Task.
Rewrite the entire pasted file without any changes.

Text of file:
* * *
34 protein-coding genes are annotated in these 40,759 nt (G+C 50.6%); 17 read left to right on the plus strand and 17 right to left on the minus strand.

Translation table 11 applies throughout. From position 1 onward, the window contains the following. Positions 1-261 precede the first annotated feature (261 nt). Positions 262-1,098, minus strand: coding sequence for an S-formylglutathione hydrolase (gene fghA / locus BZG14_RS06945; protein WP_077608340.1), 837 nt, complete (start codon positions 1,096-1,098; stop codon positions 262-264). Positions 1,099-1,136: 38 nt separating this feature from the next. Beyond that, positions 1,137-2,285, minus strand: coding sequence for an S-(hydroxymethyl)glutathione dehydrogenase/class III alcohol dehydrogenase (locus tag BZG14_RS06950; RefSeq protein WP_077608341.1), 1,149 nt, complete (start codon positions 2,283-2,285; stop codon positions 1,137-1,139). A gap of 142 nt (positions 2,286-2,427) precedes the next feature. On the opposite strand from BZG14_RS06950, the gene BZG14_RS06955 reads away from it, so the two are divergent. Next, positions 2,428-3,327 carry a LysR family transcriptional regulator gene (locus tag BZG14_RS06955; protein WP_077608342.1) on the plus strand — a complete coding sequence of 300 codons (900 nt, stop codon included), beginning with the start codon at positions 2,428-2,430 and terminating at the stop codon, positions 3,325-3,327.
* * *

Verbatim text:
34 protein-coding genes are annotated in these 40,759 nt (G+C 50.6%); 17 read left to right on the plus strand and 17 right to left on the minus strand.

Translation table 11 applies throughout. From position 1 onward, the window contains the following. Positions 1-261 precede the first annotated feature (261 nt). Positions 262-1,098, minus strand: coding sequence for an S-formylglutathione hydrolase (gene fghA / locus BZG14_RS06945; protein WP_077608340.1), 837 nt, complete (start codon positions 1,096-1,098; stop codon positions 262-264). Positions 1,099-1,136: 38 nt separating this feature from the next. Beyond that, positions 1,137-2,285, minus strand: coding sequence for an S-(hydroxymethyl)glutathione dehydrogenase/class III alcohol dehydrogenase (locus tag BZG14_RS06950; RefSeq protein WP_077608341.1), 1,149 nt, complete (start codon positions 2,283-2,285; stop codon positions 1,137-1,139). A gap of 142 nt (positions 2,286-2,427) precedes the next feature. On the opposite strand from BZG14_RS06950, the gene BZG14_RS06955 reads away from it, so the two are divergent. Next, positions 2,428-3,327 carry a LysR family transcriptional regulator gene (locus tag BZG14_RS06955; protein WP_077608342.1) on the plus strand — a complete coding sequence of 300 codons (900 nt, stop codon included), beginning with the start codon at positions 2,428-2,430 and terminating at the stop codon, positions 3,325-3,327.